Date of Conferral



Doctor of Education (Ed.D.)




Dan Cernusca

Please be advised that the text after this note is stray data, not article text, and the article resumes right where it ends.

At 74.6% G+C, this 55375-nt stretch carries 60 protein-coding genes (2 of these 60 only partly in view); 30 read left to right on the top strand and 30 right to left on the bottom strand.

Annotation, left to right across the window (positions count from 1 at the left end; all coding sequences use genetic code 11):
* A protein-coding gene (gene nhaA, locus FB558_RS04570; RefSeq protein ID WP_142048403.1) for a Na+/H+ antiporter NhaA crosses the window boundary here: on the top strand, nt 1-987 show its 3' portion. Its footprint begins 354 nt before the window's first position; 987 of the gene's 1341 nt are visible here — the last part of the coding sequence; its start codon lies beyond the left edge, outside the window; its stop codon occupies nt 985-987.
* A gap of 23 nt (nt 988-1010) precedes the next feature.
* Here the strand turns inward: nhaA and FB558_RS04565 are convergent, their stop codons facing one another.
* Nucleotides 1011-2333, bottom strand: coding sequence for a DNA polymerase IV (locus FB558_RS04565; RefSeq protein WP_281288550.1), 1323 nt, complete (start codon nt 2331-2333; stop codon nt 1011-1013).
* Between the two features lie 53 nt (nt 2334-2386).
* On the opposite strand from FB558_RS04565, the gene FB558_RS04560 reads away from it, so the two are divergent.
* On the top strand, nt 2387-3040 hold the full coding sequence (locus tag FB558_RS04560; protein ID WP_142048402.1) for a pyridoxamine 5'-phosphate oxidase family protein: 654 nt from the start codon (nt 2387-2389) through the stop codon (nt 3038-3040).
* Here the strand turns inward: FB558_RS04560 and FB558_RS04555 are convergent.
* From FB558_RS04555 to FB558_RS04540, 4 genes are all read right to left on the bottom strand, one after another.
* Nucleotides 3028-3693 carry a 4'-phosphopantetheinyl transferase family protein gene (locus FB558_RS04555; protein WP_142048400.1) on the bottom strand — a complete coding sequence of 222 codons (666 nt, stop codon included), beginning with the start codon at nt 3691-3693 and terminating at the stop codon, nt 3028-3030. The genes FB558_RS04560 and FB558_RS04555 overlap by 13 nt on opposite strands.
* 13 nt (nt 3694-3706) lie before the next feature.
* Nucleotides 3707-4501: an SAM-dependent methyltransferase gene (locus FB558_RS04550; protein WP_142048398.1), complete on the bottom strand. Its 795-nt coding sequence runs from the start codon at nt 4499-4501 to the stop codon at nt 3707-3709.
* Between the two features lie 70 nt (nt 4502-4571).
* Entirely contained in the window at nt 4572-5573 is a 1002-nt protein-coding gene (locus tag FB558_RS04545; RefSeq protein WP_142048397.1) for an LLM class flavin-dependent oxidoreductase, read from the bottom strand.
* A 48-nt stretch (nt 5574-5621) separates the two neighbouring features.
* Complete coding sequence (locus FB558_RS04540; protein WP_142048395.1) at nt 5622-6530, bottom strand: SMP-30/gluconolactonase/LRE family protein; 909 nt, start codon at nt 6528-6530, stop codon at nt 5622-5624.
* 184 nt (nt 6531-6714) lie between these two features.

Most military veterans who reside in a central U.S. city have not entirely used their Montgomery G.I. Bill (MGIB) education benefits to advance their careers. But there is limited research on veterans’ views of the effect of certain barriers on academic persistence. This study addressed this lack of information on barriers preventing military veterans from fully using the benefits of the MGIB. Clark and Caffarella’s transition theory was used in this case study to explore the perceptions of eight military veterans on reason they dropped out of college or never used the MGIB to attend college. The research questions focused on military veterans’ views of strengths and weaknesses of the G.I. Bill while they were in active duty at the time they made the decision to use it as well as how the U.S. Department of Veterans Affairs processed their eligibility. Thematic analysis findings from the data collected with face-to-face, semi-structured interviews revealed five themes that described military veterans’ views of the barriers they faced during their duty from their supervisors: perceptions of the MGIB during active duty, applying for college, having a family prevented the use of the benefits, expired MGIB benefits, and having a job that prevented the use of the MGIB. The resulting project consisted of a white paper that proposed recommendations of how military veterans could successfully improve their academic progress toward earning a college degree. The project contributes to positive social change by informing future military recruits, active-duty military personnel, military veterans, and military veteran organizations of potential strategies to help military veterans effectively use the MGIB benefits to earn a college degree.